I personally answered “no,” because in my opinion, there are only three threats to Apple”s iPod business: Someone will actually out-design a music player and make that is actually better designed, cell phones will become the dominant music players, or someone else establishes a DRM standard that locks Apple out of playing downloaded music. I am not going to worry about anyone making nicer music players, I think we see what Apple is doing about the cell phone business, and now we understand what Apple is doing about the DRM business: If nobody can establish a DRM business, if nobody can lock you into one player, then nobody can take the music business away from Apple simply by getting into a back room and doing secret, monopolistic deals.
I’m looking at you, Sony and Microsoft. If the whole world has DRM-free music, you have to compete with iPod by building better music players. Sony, at least, has a chance. And if the whole world can sell DRM-free music, then Amazon and the like would have to compete with iTMS by building a better music store. Except, of course, they don’t have to compete with iTMS because the labels are colluding to place Apple at a disadvantage.
It’s delightful that for the moment, we have a choice of where to buy DRM-free music. It’s wonderful that today, we can legally purchase the right to listen to a lot of major label music on DRM-free MP3s. But let’s not kid ourselves. If the labels break Apple, this will not last. The genie will go right back into the bottle.
Buy what you like, where you like. But remember why things are the way they are. Apple is more expensive than Amazon because the labels want you listening to music on a Zune.
Update: Thanks for the links, John and Jeff. I spotted an interesting idea in the comments on Jeff’s post: the labels may not succeed in breaking iPod, but if they can break iTMS, they might be able to salvage the ability to set arbitrary prices.
One of the things they really hate about iTMS (alongside letting you burn your own CDs, transfer the music between computers, and share your music over a LAN) is that all music costs exactly the same. Breaking iTMS will restore the biggest weapons they have against artists. That has been discussed before, I recall Joel Spolsky’s Price as Signal.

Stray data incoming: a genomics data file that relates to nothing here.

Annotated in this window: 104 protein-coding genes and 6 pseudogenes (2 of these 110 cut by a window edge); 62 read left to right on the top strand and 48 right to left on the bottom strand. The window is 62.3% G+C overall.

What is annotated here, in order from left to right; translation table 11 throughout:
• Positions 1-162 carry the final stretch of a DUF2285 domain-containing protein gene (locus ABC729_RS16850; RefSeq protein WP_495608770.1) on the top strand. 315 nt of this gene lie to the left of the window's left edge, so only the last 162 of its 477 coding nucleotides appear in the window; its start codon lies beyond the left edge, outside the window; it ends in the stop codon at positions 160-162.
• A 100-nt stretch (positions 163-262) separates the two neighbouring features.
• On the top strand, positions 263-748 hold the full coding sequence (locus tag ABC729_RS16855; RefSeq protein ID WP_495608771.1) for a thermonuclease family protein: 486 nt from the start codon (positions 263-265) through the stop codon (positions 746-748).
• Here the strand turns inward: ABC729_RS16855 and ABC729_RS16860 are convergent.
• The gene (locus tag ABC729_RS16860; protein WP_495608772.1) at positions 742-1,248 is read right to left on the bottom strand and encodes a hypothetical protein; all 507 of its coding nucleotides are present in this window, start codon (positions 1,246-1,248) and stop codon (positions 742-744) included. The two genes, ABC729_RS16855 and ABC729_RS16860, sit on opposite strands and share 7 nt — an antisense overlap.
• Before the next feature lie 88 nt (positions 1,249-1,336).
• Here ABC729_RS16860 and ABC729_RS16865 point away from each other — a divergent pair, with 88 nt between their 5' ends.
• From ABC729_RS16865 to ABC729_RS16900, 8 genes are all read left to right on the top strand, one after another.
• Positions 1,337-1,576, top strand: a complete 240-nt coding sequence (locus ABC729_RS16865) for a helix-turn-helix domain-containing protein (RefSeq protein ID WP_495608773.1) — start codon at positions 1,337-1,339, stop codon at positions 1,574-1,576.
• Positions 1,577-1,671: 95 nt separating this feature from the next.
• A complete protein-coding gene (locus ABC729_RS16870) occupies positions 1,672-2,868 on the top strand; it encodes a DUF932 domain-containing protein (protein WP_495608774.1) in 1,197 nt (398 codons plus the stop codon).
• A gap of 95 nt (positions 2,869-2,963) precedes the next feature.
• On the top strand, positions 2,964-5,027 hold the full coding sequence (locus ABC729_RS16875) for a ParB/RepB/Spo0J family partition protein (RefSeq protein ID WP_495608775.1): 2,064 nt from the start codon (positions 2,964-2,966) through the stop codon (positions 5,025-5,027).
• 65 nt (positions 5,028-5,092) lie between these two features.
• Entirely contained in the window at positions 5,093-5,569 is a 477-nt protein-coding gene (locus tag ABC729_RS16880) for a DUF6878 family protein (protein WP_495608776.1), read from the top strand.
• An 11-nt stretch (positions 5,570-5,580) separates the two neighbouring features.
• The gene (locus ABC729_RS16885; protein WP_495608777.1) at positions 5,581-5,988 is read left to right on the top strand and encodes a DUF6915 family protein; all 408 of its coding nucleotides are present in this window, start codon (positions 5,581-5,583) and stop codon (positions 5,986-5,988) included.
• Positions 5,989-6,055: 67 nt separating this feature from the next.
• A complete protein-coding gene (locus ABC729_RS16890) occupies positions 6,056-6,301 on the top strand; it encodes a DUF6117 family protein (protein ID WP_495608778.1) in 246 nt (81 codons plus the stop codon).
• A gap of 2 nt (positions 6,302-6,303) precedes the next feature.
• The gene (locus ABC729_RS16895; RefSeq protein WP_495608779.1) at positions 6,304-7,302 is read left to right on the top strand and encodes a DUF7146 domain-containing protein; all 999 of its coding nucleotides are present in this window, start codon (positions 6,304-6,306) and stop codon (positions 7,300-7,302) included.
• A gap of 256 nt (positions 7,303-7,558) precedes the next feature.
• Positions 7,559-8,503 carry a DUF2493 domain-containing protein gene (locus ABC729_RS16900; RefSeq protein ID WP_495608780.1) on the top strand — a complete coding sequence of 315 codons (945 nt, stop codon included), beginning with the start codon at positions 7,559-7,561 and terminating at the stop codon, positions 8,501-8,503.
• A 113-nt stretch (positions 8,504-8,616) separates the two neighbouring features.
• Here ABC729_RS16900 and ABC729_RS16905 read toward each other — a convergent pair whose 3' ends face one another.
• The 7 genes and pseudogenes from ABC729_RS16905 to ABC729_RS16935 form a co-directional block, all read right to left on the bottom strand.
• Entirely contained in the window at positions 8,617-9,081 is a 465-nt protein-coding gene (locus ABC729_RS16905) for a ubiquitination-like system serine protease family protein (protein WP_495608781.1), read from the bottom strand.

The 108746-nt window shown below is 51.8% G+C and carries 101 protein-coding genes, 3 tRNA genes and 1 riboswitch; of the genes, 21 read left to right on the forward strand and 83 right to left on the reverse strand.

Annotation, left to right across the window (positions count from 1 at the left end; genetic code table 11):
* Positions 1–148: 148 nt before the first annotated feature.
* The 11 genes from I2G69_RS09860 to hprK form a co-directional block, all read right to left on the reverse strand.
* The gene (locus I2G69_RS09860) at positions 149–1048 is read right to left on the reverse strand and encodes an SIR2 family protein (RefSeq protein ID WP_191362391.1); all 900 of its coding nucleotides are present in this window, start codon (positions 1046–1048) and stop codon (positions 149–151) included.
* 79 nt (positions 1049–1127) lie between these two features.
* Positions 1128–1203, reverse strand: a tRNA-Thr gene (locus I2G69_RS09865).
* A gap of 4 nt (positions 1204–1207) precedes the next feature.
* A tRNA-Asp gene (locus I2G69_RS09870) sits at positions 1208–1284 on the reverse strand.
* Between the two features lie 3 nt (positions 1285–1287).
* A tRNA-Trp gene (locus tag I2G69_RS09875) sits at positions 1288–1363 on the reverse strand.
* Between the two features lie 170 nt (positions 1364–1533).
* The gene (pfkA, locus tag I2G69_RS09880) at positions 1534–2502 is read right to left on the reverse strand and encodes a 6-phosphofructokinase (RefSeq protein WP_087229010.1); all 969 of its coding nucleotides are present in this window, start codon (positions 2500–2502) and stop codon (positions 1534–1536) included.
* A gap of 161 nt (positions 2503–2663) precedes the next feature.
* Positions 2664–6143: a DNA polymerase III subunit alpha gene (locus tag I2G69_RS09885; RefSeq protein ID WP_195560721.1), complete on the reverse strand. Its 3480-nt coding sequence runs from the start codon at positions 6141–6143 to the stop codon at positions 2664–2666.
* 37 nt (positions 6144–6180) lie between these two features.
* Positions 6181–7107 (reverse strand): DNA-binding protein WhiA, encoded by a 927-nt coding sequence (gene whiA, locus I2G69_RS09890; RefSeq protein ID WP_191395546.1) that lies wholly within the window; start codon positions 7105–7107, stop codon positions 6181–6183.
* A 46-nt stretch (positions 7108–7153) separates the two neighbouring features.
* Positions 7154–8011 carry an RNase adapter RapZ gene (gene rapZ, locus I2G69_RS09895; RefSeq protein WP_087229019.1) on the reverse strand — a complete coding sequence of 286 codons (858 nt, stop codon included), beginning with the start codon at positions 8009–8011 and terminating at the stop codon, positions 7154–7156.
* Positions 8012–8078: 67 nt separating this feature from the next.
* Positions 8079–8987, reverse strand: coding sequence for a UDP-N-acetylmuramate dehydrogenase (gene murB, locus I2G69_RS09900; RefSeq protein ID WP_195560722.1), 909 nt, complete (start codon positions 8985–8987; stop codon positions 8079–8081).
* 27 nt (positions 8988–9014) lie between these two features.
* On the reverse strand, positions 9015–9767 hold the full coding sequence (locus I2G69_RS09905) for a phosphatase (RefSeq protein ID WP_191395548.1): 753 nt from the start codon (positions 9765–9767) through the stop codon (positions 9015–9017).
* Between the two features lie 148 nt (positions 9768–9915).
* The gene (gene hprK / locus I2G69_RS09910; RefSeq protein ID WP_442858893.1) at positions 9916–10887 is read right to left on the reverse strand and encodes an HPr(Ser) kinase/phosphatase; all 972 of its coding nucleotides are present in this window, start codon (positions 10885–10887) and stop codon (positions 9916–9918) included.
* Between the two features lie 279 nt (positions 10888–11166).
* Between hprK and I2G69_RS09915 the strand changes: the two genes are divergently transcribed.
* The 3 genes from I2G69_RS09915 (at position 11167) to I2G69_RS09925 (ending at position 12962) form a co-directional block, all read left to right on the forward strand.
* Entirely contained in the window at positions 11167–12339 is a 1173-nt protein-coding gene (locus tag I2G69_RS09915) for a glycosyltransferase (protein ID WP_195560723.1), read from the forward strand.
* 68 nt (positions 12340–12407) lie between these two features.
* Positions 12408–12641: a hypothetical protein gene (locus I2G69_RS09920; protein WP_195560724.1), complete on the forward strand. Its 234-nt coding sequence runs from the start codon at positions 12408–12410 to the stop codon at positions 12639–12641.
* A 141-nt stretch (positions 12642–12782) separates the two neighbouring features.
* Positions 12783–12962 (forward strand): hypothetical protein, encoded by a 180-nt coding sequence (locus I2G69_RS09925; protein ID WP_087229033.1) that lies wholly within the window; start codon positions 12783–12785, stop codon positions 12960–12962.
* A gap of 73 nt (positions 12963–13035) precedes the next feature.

It's like they're just begging me to pirate music. I can google the name of an album I want, find a link to it on Rapidshare or MegaUpload, and download the whole thing for free with no DRM of any kind. The stupidity of their business model is overwhelming. They're ensuring that the most attractive option for me to get new music is to steal it.
You should definitely check out Murray Perahia's recording of the Goldberg Variations. I'm not a big fan of Glenn Gould anyway but IMHO, Perahia redefines this opus in a way I'd never have deemed possible.
PS This is my very first comment on raganwald, and it's kinda Off-Topic. But I have to let you know that I enjoy your blog very much and have become an avid reader over the last few months.
Steve Jobs doesn't worry about someone else designing nicer music players. He worries about them becoming commoditized, such that if you buy a $39 8GB player made by Coby at Wal-Mart, it works just as well as an 8GB iPod Nano.
When iTunes (and all your music in it) only works with iPods, and iPods only work with music from iTunes, music players cannot be commoditized.
When the best TVs in the world were Trinitrons, and only Sony had Trinitrons, the people Sony cared about paid extra for Sonys, and they were happy to do it. When Sony provides no value add to their flat-screen LCD TVs but sells them at a higher markup anyway, fewer and fewer people care about buying a Sony.
Companies like Apple and Sony care about value-add. If Apple doesn't have value-add, they're just a brand for people who care about design instead of price, like Bang and Olufsen (which isn't exactly a market leader). But the consumer electronics industry is fundamentally a commodity business, not a value-add business. Value-add products are a market aberration in CE, not the norm.
Anything Apple can cling to to keep their products from being commoditized, you can bet they will do it. And the iTunes-iPod lockout that DRM helps perpetuate is one of those things.
My point isn't that music players are a commodity. My point is that music players aren't a commodity right now, but that virtually every other device in the consumer electronics industry is.
TVs, DVD players, boom boxes, digital cameras, camcorders, stereo receivers -- these are all basically commodity products. The only other consumer electronics devices I can think of that are not commodities are TiVos and game consoles. Game consoles have obvious software lock in, while TiVos have a better user experience and limited patent protection. (And TiVos have been losing share to commodity DVRs over time.)
I expect you will agree with me that it was not simply better product design that got Apple 70+% share. They got there because:
(1) They had great product design (2) They offered a really effective integrated experience with iTunes
I think it's clear that other companies can knock off key elements of Apple's iPod product design -- and they have!
What they can't easily knock off is the integrated end-to-end experience of iTunes. The closest anyone has come has been Zune, which isn't that great, and still isn't a commodity product, anyway.
Maybe Apple can keep an integrated experience vastly better than other players even if all music files play on all players and if a variety of competing software products can happily connect to all the different music players.
But surely iTunes lock-in aids their competitive edge, even if you don't think Apple likes having this particular advantage.
I do not agree that iTunes lock-in gives Apple an advantage. The reason I do not think so is that selling DRM music has costs as well as benefits for Apple.